Posted by razib at 08:40 PM | | TrackBack


AI and the Human Brain

(I decided to reply to this comment with a post.)

Been Lurkin': “What exactly (i.e. which books, websites, etc.) have you been reading on these topics? I used to be somewhat into this kind of thing like five years ago - I read Kurzweil's book and a lot of the transhumanist stuff on the web - but it doesn't seem like much has changed conceptually since then, although processors are faster and all that.”

I used to follow AI closely. I did work in image recognition. I evaluated expert systems applied to automatic configuration and system tuning. I studied the blackboard planning systems used for navigation systems and neural net systems applied to feature detection in photos. Most methods showed early promise but failed to scale when applied to tough problems or were too slow when interacting with real world events or were too brittle when handling unexpected events. At that time a 10 MIP processor with 256 Meg of RAM was considered a powerful AI platform.

Things have changed.

Hans Moravec: “When will computer hardware match the human brain?”

“matching overall human behavior will take about 100 million MIPS of computer power”

Moravec estimated that such computing power would be commonly available for AI use by 2020. I believe we will reach that point in the next few years.

The teraflops are popping as IBM's Blue Gene performs 135.3 trillion floating point operations per second running benchmark software.”

The Cell processor that will be used in game consoles has:
· Peak performance (single precision): > 256 GFlops
· Peak performance (double precision): >26 GFlops

It is designed to support large multiprocessor architectures. I expect such cheap, powerful processors to significantly enhance AI application performance.


Been Lurkin', you asked for web sites or books on this topic. I’m just starting my search but I found these sites interesting. I don’t yet have a good source for new articles on this topic.

General Interest

Articles

Interesting Company


Posted by fly at 06:48 AM | | TrackBack

June 28, 2005



other psychometrics

It occurs to me that many of the people interested in IQ would find it worth their time to investigate other psychometrics. Here (doc) and here would be a few places to start.

I would like to know how well major intellectual accomplishments can be predicted from the combined knowledge of IQ and big 5 personality metrics. I would guess that a good scientist needs high openness, conscientiousness, and low agreeableness almost as much as high IQ, but I could easily be wrong. The would would benefit immensely from a statistical technique that could seperate the Gell-Mans from the Maralyns, or from one which could give us a Harvard class capable of elementary formal reasoning such as is required to complete a Wason Selection task.

Posted by michaelv at 04:22 PM | | TrackBack


honest disagreement

I would like to suggest that many of the people who argue against large genetic influences on behavior are actually doing so in good faith. They assert that environment influences behavior more than genes do because it is obvious that this is the case. It is, for instance, obvious that the difference between the behavior of the African American students and the European students in a typical urban school is trivial compared to the difference between the Franks and their genetic decendents the French, or even compared to the difference between Athens 700BC, Athens 200 BC and Athens 300 AD or between Rome in 0AD, Rome in 1000AD and Rome in 2000AD, or Scandinavia in 1600 and 1900. In a given century, the difference in violence between Columbia and Costa Rica (both Hispanic, 9-fold), between Japan (both East Asian 18-fold), or between Russia and Sweden (both European, 25-fold). By comparison, Linda Gottfredson asserts that intelligence accounts for a 7-fold difference in incarceration rate. If you have any familiarity with anthropology or with history then the evidence that culture matters immensely more than genetics is simply obvious.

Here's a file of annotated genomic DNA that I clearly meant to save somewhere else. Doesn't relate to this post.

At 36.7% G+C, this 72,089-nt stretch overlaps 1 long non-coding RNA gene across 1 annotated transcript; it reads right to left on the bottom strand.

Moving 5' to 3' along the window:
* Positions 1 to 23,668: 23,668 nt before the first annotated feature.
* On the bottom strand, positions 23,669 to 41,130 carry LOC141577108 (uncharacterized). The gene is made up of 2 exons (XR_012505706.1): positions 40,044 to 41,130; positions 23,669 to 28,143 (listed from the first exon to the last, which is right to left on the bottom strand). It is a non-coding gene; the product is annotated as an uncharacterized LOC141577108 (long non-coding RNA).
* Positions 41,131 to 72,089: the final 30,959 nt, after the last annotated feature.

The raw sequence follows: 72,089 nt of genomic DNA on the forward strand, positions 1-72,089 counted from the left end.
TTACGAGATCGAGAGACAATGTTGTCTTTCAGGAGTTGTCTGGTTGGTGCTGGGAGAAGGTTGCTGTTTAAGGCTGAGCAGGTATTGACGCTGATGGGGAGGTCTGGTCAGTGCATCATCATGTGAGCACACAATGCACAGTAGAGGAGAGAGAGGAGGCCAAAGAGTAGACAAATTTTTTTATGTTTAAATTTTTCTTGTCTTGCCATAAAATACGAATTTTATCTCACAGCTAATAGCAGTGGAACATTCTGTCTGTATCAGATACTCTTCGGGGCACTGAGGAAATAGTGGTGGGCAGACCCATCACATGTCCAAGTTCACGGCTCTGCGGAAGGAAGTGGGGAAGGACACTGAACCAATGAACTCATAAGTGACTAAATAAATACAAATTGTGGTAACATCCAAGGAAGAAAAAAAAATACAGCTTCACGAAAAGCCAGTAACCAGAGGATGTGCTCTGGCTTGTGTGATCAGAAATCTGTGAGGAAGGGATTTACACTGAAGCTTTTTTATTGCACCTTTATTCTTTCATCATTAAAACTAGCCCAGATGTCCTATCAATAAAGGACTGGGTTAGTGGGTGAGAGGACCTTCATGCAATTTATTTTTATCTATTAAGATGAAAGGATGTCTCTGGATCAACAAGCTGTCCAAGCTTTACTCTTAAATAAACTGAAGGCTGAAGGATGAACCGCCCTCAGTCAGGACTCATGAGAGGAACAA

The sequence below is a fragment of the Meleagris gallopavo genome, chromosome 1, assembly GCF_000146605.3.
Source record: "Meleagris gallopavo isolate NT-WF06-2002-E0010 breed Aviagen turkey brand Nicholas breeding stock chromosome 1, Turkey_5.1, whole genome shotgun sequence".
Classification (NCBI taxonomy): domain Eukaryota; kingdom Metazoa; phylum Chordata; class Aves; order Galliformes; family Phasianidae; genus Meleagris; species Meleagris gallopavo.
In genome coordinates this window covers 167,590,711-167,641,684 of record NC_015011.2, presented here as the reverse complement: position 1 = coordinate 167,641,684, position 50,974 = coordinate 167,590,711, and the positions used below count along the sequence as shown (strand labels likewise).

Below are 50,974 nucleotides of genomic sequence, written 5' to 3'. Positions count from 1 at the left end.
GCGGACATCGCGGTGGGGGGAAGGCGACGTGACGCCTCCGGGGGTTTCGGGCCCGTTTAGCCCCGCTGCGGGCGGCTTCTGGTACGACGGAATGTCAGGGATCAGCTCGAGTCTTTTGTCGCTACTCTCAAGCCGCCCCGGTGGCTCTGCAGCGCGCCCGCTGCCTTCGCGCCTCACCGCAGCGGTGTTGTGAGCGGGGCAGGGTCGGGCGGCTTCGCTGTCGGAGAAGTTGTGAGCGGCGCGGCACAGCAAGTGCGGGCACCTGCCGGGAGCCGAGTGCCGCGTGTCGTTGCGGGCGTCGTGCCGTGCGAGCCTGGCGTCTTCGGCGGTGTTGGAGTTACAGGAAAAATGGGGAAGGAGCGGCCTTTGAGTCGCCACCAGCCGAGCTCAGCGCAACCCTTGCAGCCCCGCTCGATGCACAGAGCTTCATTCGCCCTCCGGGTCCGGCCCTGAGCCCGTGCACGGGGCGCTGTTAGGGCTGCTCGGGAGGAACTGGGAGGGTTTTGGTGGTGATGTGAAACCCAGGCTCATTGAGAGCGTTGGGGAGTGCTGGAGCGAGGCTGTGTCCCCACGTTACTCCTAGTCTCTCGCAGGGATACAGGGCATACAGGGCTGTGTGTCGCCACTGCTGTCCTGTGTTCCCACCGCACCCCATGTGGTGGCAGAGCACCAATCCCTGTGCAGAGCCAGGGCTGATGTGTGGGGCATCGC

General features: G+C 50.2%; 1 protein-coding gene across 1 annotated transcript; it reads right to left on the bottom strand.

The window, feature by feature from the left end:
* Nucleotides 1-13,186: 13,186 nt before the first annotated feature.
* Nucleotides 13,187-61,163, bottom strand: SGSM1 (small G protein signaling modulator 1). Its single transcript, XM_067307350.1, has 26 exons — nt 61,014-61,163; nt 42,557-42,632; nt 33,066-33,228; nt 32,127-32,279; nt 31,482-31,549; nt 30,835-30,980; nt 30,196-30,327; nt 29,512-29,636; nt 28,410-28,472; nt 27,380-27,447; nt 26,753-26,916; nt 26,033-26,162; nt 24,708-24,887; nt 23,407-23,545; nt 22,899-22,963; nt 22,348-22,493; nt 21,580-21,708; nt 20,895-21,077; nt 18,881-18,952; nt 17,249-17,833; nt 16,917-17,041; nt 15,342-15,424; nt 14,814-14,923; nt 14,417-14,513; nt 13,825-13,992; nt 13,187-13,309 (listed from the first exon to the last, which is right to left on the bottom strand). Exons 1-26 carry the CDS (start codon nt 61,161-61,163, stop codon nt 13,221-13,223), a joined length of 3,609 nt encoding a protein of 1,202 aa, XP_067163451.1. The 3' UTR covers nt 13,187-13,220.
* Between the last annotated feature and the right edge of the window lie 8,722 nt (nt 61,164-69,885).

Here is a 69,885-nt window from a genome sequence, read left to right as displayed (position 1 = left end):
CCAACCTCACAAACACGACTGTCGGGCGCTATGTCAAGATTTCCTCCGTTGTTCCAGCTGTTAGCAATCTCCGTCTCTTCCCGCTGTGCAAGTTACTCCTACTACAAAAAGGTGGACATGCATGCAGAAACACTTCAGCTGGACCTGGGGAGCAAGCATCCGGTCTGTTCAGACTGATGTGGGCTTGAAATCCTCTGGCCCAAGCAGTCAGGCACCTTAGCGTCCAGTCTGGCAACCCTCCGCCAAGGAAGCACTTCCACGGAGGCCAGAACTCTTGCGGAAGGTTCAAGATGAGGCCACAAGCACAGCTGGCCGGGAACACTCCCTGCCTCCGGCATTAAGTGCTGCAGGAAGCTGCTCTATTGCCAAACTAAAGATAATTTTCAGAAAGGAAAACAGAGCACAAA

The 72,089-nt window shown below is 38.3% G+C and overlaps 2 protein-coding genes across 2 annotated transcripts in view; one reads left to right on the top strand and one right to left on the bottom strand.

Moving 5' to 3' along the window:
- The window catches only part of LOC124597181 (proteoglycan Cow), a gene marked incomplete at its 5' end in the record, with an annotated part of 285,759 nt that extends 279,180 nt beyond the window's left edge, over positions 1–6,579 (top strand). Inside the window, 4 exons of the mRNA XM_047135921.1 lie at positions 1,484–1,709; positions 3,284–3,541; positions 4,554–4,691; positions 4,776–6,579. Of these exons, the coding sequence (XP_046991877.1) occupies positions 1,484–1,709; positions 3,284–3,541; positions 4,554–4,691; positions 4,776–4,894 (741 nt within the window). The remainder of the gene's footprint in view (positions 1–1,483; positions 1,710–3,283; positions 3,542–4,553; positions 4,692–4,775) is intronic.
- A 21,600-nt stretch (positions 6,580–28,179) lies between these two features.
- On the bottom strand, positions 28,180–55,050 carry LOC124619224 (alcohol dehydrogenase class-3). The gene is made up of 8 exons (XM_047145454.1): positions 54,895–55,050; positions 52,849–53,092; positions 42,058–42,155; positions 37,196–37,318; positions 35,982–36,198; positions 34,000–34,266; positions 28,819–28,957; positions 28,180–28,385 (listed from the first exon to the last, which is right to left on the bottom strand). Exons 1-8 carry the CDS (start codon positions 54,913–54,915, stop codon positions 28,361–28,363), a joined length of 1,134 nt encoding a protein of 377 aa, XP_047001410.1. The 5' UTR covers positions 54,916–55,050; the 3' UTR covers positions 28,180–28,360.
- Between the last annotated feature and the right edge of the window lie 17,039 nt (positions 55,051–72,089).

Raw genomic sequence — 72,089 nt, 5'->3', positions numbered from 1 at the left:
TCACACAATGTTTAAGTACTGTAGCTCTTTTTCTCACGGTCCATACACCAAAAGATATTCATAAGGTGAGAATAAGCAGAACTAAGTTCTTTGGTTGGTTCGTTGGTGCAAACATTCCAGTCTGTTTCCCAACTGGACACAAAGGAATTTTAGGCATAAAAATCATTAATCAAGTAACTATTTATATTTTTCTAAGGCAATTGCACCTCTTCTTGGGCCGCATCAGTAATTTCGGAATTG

The shocking thing which most people don't realize is the underreported lack of measurable statistical consequences of parenting to the development of broad and predictively important measures of general ability or temprament. Obviously, parents can do much to encourage the development of expertise, from provision of a multi-lingual background to raising the Polgars or the Williamses, and expertise is far more impressive than sheer IQ in terms of the magnitude of the difference in ability it creates, and this also makes it seem that parents can obviously make their children smarter. They can do so, but a) in the vast majority of cases they don't, and b) psychometrics are intentionally defined in such a manner as to be resilliant to cultural biases, training, etc. Importantly, defining psychometrics in such a manner as to define traits which are resistant to change does not leave us with predictively unimportant traits. Instead, these traits, which seem to almost entirely reflect genes and random developmental patterns are on a statistical level an extremely good predictor of life-outcomes.

Posted by michaelv at 04:17 PM | | TrackBack


The Rebirth of Hebrew

I have at times been critical of the usual story of the rebirth of Hebrew as a spoken language (last time here). Usually they focus on the fact that the ancient Hebrew language lacked vocabulary for many aspects of modern life, and on the heroic story of Eliezer Ben Yehuda, who discovered and invented many of the missing terms, and raised the first Hebrew-speaking child in 2000 years. My instinctive criticism has been based on a single observation: it is extremely difficult for an adult to learn a foreign language, and it almost never happens that a person will feel completely comfortable speaking a language acquired in adulthood. And yet, millions of Jews did exactly that. For no practical reason, they abandoned their mother tongues for Hebrew - a language, at the time, spoken by nobody.